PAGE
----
In Episode #6, we meet a very nice couple coming back from the Earth Day festival. She’s on a sit/stand electric scooter, and he’s walking because he left his scooter at home. This e-scoot was given to her by her brother-in-law, who got one for her sister to do errands (it has a basket on it). For her, however, it’s purely recreational. They love it for rides along the beach. They get a lot of looks. It’s a fun way to spend a Saturday afternoon. Check out our collection of electric scooters here.
In Episode #7, we hear from Tim Stone, a staff member of the EOPS program at Santa Barbara City College. The Extended Opportunity Programs and Services (EOPS) is a state-funded support program designed to provide academic support, financial assistance and encouragement for eligible, financially disadvantaged, and academically underprepared students.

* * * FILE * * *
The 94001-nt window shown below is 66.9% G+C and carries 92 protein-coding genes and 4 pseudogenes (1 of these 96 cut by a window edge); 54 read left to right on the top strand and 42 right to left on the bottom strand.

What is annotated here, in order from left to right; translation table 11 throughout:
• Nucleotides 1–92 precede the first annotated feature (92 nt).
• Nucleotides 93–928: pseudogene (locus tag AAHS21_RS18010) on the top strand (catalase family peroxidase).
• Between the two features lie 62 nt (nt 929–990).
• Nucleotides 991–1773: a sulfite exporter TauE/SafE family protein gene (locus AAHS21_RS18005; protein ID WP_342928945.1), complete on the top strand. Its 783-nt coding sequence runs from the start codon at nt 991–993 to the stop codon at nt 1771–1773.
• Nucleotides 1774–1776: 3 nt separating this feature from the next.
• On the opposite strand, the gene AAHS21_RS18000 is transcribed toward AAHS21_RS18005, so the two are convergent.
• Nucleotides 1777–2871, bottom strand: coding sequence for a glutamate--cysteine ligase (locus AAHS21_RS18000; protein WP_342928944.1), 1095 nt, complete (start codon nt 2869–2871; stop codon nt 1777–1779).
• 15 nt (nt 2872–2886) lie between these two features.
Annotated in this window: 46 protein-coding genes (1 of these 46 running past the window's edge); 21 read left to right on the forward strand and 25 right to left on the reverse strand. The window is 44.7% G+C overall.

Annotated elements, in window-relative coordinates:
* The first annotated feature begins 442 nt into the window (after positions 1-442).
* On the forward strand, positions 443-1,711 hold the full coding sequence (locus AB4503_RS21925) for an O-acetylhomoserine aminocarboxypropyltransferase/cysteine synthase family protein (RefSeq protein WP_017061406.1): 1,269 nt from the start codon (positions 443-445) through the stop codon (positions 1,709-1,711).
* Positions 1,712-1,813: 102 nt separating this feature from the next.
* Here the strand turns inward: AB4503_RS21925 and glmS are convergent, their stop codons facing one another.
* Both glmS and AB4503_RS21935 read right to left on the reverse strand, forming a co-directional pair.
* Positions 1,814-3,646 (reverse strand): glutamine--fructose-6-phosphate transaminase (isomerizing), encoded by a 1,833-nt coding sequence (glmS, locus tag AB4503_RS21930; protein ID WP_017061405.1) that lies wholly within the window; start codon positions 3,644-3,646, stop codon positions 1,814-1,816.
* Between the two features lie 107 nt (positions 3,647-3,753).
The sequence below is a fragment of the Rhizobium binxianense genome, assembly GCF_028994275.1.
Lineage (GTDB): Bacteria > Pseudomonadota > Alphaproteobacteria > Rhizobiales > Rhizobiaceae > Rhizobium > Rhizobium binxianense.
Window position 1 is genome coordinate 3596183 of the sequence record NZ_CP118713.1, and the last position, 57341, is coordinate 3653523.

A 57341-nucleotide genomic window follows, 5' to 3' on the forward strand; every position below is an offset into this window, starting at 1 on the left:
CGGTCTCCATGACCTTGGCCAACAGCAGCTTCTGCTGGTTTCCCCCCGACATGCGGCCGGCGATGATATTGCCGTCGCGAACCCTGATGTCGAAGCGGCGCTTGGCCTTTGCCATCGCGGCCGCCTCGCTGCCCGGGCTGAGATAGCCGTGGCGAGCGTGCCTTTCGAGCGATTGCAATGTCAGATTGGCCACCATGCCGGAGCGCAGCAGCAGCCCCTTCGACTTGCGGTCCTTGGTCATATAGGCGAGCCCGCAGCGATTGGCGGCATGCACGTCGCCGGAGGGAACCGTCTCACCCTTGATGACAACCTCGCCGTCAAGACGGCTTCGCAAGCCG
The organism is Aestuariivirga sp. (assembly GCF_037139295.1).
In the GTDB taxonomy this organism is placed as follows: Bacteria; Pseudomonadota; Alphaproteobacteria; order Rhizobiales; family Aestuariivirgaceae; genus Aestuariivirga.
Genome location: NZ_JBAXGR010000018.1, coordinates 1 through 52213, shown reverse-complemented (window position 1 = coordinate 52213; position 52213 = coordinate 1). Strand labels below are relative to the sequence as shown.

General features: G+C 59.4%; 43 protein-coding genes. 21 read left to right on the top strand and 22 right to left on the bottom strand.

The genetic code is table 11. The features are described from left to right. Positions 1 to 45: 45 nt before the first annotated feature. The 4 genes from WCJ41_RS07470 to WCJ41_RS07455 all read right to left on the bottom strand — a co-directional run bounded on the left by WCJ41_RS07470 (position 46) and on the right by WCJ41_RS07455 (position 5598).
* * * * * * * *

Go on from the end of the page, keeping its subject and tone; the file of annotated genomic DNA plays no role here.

Tim describes many of the common benefits of ebike commuting. They have a program to cut down on traffic, air pollution and parking. He loves riding around town everyday, and commuting to work. It’s a fantastic experience. It’s a great way to exercise. With three different levels of power assist: eco, standard and high. You pick the level you want based on the amount of resistance there is.
The ebike also comes with gears, which many people may not realize, which allows you to adjust the level of effort you need to use when pedaling. It’s a breeze climbing up hills, and when he gets to work he’s not at all sweaty, and he doesn’t need to take a shower. But on the ride home, he can push as hard as he wants, work out as much as he wants, just like a conventional bike.